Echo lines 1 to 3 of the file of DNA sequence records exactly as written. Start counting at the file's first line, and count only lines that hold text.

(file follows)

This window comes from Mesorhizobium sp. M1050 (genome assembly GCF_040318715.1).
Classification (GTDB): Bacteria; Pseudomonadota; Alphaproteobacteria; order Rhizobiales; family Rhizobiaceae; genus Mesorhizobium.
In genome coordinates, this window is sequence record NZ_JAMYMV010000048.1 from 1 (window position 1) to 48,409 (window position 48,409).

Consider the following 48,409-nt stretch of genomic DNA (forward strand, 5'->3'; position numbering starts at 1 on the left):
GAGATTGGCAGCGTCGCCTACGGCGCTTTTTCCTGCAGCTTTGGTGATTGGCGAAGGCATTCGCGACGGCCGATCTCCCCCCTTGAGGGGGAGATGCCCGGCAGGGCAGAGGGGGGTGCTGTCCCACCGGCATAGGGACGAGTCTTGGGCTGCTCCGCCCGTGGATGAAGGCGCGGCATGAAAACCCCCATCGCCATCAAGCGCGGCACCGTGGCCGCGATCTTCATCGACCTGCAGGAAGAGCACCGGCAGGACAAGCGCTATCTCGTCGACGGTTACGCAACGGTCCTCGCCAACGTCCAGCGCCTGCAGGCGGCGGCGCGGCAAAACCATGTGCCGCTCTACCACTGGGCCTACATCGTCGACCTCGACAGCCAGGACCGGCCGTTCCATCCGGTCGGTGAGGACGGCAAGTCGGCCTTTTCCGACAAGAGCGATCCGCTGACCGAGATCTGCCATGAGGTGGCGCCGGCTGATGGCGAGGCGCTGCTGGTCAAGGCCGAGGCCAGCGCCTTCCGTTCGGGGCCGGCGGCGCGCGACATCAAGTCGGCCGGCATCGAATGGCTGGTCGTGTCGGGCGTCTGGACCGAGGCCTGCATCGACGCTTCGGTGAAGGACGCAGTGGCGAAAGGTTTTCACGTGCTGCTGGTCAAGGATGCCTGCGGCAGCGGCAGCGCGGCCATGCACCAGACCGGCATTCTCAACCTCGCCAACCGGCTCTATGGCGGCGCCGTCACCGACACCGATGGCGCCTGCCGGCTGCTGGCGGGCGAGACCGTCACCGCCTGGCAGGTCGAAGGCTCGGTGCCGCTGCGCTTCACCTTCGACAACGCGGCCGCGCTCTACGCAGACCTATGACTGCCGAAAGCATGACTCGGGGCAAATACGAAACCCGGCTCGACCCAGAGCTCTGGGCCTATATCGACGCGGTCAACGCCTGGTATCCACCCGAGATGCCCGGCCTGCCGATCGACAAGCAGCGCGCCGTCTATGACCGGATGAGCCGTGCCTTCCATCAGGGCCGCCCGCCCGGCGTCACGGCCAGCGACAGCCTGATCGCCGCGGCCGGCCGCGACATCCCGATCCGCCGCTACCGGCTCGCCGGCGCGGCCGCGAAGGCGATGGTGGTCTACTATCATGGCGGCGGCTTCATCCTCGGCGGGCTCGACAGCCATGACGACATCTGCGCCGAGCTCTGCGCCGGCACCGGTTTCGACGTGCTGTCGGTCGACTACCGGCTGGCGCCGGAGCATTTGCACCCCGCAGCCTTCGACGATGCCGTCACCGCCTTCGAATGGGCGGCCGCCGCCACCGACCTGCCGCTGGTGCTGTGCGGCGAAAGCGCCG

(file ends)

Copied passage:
This window comes from Mesorhizobium sp. M1050 (genome assembly GCF_040318715.1).
Classification (GTDB): Bacteria; Pseudomonadota; Alphaproteobacteria; order Rhizobiales; family Rhizobiaceae; genus Mesorhizobium.
In genome coordinates, this window is sequence record NZ_JAMYMV010000048.1 from 1 (window position 1) to 48,409 (window position 48,409).